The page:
Land Trust Partners with Betteravia Farms in a Win-Win for Agriculture and Endangered Species

The Land Trust for Santa Barbara County joined with Betteravia Farms, the Santa Maria grower of Bonipak produce, in a deal that conserves prime wildlife habitat and grazing lands in the hills west of Orcutt and clears the way for expansion of agriculture along Hwy 1.

Betteravia Farms dates back to the 1930s when friends Milo Ferini and Dominick Ardantz recognized the exceptional potential for agriculture in this area, and started a small sugar beet farm that has grown over the last 87 years into one of the county’s largest agricultural operations with more than 600 local employees.

Running an agribusiness is never easy, but in this particular part of Santa Barbara County, the presence of a seldom-seen, federally endangered species called the California tiger salamander has made the enterprise even more challenging. While many farmers and ranchers might view this as an obstacle, a growing number of landowners see the potential to balance both habitat and crops. For Betteravia Farms it turns out that achieving important conservation goals can also be good business.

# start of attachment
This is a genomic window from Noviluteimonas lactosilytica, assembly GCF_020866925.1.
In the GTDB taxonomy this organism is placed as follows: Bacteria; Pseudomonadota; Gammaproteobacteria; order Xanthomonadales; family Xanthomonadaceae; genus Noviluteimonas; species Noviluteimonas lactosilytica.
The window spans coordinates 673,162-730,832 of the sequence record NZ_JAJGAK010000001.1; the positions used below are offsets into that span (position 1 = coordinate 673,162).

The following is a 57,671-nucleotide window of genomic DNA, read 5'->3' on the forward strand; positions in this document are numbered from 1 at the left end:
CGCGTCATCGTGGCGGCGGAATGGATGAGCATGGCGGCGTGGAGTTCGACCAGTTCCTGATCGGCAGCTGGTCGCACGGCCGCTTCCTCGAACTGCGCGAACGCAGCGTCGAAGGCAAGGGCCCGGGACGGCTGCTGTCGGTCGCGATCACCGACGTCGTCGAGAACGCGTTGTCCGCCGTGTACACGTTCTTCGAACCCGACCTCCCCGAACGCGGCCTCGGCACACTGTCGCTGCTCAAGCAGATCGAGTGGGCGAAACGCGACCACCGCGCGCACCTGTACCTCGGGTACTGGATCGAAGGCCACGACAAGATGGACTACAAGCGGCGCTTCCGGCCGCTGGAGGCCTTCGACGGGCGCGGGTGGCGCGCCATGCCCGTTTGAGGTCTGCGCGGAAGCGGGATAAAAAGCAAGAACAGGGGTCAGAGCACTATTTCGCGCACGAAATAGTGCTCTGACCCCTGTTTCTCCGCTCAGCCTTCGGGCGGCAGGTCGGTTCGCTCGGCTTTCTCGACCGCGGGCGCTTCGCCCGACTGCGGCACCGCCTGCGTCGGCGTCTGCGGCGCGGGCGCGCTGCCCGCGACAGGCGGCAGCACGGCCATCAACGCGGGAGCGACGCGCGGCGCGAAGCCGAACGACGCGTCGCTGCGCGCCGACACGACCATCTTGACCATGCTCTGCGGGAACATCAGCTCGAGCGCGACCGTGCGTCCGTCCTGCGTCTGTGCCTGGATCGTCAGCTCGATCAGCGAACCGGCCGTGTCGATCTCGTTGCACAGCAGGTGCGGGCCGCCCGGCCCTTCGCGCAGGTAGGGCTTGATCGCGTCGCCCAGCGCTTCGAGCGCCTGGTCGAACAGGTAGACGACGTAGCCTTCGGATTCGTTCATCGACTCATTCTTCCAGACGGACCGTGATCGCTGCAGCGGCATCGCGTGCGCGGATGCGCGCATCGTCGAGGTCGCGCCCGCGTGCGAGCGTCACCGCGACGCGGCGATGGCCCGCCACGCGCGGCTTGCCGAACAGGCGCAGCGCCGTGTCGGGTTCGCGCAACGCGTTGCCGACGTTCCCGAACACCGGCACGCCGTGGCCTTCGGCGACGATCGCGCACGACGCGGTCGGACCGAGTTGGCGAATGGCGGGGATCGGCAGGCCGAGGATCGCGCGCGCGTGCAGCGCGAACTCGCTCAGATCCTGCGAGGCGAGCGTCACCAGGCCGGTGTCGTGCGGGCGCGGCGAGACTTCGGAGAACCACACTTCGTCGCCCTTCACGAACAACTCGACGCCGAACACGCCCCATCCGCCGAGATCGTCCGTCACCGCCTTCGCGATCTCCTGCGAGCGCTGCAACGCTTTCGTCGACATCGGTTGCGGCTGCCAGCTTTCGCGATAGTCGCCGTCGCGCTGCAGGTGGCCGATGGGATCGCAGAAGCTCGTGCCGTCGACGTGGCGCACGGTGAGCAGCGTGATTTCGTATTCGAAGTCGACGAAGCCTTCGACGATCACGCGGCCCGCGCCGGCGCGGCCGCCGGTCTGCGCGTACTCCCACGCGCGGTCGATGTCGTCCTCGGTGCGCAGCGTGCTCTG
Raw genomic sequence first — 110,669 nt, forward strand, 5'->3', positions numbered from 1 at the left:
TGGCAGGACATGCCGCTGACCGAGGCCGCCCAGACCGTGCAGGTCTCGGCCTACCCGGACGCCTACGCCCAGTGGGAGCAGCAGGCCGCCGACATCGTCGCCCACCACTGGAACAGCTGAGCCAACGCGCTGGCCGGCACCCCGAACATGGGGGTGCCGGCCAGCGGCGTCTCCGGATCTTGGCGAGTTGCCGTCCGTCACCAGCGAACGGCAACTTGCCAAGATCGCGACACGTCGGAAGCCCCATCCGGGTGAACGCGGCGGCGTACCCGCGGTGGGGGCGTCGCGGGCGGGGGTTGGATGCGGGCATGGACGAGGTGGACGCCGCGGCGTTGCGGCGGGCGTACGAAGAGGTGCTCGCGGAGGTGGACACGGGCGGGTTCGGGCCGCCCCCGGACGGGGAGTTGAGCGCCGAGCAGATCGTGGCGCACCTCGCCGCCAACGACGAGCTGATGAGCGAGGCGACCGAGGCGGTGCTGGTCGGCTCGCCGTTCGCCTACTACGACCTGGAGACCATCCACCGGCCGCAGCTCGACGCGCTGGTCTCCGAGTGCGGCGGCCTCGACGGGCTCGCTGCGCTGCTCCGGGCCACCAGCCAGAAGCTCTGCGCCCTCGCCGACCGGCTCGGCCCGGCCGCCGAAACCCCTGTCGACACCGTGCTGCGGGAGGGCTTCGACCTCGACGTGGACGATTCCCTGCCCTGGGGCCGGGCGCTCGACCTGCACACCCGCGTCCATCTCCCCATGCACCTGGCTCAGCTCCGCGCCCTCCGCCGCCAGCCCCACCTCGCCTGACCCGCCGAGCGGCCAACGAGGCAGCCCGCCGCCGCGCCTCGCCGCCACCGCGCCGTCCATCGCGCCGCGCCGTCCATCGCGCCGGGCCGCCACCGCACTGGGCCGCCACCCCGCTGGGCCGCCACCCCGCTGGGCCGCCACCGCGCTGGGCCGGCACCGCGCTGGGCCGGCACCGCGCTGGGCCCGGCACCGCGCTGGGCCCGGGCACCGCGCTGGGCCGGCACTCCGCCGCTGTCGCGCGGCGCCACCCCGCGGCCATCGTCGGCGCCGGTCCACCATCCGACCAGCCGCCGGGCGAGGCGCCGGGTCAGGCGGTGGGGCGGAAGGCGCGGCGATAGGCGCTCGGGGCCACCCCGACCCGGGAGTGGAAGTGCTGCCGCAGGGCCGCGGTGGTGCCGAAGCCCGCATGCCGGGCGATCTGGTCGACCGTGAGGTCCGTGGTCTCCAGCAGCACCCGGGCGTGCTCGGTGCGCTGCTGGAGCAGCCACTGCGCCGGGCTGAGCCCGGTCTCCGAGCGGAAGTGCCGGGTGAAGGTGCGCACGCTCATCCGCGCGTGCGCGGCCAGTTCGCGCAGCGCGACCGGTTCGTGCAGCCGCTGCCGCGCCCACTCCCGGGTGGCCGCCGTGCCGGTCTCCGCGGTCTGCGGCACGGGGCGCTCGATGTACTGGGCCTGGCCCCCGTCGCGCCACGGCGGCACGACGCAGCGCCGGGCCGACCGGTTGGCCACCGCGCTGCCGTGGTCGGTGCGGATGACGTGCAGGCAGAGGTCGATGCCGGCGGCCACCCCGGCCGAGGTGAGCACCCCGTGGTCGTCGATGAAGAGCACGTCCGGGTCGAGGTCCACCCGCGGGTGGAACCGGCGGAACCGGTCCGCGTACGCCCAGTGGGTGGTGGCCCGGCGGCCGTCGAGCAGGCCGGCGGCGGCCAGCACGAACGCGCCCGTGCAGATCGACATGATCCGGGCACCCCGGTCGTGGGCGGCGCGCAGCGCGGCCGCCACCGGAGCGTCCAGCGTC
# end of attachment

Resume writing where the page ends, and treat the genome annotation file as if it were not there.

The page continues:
Bonipak CEO Joe Leonard told us, “As a family owned farm, welcoming in our fourth generation of farmers, we understand the importance of preserving our land and natural habitats for generations to come. We are proud to have accomplished a model for cooperation between agricultural businesses and conservation agencies in Santa Barbara County.”

The success of this project relied heavily on cooperation with the U.S. Fish and Wildlife Service and the California Department of Fish and Wildlife who recognize that conservation of habitat in Santa Barbara County is best achieved by engaging with landowners and understanding their challenges.

The Betteravia project represents a new, collaborative approach. The Land Trust, working in partnership with state and federal agencies, has developed a model that assists willing landowners seeking to increase their bottom line—and conserves habitat for wildlife.

We recognize that private farms and ranches throughout the county offer incredible habitat, as well as food for our community. The best way to maintain that habitat is to keep those family lands in family hands.